I want to approach this field/emergence logic of priority from a Spinozist point of view (surprise). We at first see some strong general homology. The “field” of change and process is Natura Naturans (nature naturing) and the emergent positionality is Natura Naturata (nature having been natured), and there is even the rough correspondence to the diminishment of the importance of the modes that some readings have imposed on Spinoza (all the way to Hegel’s accusation of an acosmism). This is significant, and something I always want to stress when people try to impose an Idealist (18th century German) interpretation on Spinoza. The modes are the very means by which Substance exists and acts (E3p6dem). They are not secondary, or less real. What is key about this is the prescription of human action implied in any diminishment of “positionality”, the sense that positioning or framing comes after (in any sequitor fashion) the processes themselves. Instead, all our degrees of power, being, pleasure, perfection changes are real and coincident changes in semiosis. This is to say, following Spinoza’s treatment of the affects, our changes in capacity are changes in the idea we have of ourselves in the context of the world itself, but not reflective changes in idea. We do not look at ourselves in a mirror (of consciousness or any other), and then make adjustments in idea. Rather, our concrete “position” is itself a positional change. This goes down into a radical sense of what (self) affirmation is, a non-reflective (relatively) autonomous embrace which includes that which cross-currents our own being, propelling us out to mutualities.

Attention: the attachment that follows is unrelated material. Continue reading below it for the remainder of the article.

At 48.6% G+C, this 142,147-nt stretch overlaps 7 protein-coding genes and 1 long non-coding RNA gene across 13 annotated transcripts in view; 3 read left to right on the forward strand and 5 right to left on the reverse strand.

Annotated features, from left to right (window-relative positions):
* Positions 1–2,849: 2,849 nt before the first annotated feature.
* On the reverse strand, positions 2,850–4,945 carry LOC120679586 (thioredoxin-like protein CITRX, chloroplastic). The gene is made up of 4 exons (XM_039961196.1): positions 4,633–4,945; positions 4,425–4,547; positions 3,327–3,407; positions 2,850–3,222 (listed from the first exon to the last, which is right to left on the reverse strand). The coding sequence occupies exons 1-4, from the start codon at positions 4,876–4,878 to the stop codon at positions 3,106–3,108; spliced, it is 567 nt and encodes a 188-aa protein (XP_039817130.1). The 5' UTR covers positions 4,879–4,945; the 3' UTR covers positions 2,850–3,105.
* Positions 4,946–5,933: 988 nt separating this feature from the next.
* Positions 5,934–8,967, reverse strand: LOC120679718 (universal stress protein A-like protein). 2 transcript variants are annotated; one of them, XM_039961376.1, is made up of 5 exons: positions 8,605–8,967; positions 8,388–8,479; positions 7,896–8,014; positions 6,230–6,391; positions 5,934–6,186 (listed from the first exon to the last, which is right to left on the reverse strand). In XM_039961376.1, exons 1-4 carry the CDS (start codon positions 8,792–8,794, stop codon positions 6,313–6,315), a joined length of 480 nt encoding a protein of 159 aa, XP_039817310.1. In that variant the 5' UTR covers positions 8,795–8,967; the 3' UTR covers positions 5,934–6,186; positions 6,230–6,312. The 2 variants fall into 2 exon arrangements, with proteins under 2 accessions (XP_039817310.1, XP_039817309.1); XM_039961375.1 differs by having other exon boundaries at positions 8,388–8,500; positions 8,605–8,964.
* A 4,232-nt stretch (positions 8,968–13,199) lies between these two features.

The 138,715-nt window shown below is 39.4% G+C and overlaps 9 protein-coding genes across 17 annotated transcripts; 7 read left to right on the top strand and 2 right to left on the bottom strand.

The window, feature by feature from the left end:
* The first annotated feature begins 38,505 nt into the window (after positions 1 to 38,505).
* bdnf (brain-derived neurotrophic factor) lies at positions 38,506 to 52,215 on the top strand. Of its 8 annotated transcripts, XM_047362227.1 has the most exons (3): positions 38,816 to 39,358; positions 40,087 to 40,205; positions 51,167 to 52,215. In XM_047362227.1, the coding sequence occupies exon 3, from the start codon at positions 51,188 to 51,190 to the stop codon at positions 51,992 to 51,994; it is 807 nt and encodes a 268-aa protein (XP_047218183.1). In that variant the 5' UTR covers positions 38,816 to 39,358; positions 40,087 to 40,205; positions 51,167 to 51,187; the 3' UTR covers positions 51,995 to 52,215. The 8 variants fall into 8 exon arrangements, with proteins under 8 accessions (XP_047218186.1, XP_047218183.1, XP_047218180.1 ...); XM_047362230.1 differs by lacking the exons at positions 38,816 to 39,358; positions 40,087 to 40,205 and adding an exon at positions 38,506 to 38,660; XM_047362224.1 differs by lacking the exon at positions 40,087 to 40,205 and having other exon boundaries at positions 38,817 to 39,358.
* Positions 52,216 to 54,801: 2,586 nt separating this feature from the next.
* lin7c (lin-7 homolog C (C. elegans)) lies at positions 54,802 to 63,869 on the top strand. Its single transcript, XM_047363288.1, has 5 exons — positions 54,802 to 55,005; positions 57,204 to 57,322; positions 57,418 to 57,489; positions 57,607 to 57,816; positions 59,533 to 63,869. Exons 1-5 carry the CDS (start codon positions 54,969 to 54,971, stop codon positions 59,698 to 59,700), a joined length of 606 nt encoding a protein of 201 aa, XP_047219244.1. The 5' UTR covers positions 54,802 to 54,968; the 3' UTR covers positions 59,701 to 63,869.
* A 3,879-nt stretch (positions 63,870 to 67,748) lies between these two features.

Massumi at this point, in his counter to positional, linguistic philosophies I think is very well placed. But there is a difference I believe between our ratio-imaginary mappings (including mathematics) of semiotic differences, and informational semiotic change involved in process of becoming that Massumi is trying to prioritize. The “field” is not just processes of becoming that underlies a surface of concretizations or condensations, but must be semiotic (that is to say, informational) itself. What he calls “freeze-frames” are both imaginary, but also real, let us say, edge-of-chaos determinations. Which are strictly speaking determinations without being opposed to (linear) indeterminancy.

Another way of stating this is, perhaps: There is no “disjuction”.

As Energy Is to Matter: Massumi on Indeterminancy

Massumi troubling on how to characterize the body such that it is dynamic enough, and roots itself in Deleuze’s concrete abstract:

The charge of indeterminancy is inseparable from it. It strictly coincides with it, to the extent that the body is in passage or in process (to the extent that it is dynamic and alive). But the charge itself is not corporeal…Real, material, but incorporeal. Inseparable, coincident, but disjunct…

One way of starting to get a grasp of the real-material-but-incorporeal is to say that it is to the body, as a positioned thing, as energy is to matter. Energy and matter are mutually convertable modes of the same reality. This would make the incorporeal thing a phase-shift of the body in the usual sense, but not one that comes after it it in time. It would be a conversion or an unfolding of the body contemporary to its every move.

Parables of the Virtual, 5